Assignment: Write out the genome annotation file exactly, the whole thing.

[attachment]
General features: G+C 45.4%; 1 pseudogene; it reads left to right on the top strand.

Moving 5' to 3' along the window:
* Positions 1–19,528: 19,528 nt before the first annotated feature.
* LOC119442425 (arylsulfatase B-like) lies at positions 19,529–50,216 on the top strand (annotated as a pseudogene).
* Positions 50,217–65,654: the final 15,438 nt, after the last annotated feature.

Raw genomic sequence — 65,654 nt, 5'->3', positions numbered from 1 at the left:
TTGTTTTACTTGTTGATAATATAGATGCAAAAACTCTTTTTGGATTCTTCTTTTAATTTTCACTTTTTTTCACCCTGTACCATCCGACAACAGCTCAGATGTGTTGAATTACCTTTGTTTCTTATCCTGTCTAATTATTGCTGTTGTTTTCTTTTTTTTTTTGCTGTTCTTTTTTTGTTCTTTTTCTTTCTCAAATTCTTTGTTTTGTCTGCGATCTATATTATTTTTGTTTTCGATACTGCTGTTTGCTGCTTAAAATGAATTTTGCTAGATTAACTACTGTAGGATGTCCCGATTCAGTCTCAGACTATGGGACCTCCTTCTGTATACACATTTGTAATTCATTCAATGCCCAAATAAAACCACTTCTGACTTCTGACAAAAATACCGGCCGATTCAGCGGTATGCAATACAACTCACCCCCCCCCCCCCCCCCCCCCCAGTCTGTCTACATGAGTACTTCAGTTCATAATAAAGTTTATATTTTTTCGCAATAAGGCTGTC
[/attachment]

General features: G+C 45.4%; 1 pseudogene; it reads left to right on the top strand.

Moving 5' to 3' along the window:
* Positions 1–19,528: 19,528 nt before the first annotated feature.
* LOC119442425 (arylsulfatase B-like) lies at positions 19,529–50,216 on the top strand (annotated as a pseudogene).
* Positions 50,217–65,654: the final 15,438 nt, after the last annotated feature.

Raw genomic sequence — 65,654 nt, 5'->3', positions numbered from 1 at the left:
TTGTTTTACTTGTTGATAATATAGATGCAAAAACTCTTTTTGGATTCTTCTTTTAATTTTCACTTTTTTTCACCCTGTACCATCCGACAACAGCTCAGATGTGTTGAATTACCTTTGTTTCTTATCCTGTCTAATTATTGCTGTTGTTTTCTTTTTTTTTTTGCTGTTCTTTTTTTGTTCTTTTTCTTTCTCAAATTCTTTGTTTTGTCTGCGATCTATATTATTTTTGTTTTCGATACTGCTGTTTGCTGCTTAAAATGAATTTTGCTAGATTAACTACTGTAGGATGTCCCGATTCAGTCTCAGACTATGGGACCTCCTTCTGTATACACATTTGTAATTCATTCAATGCCCAAATAAAACCACTTCTGACTTCTGACAAAAATACCGGCCGATTCAGCGGTATGCAATACAACTCACCCCCCCCCCCCCCCCCCCCCCAGTCTGTCTACATGAGTACTTCAGTTCATAATAAAGTTTATATTTTTTCGCAATAAGGCTGTC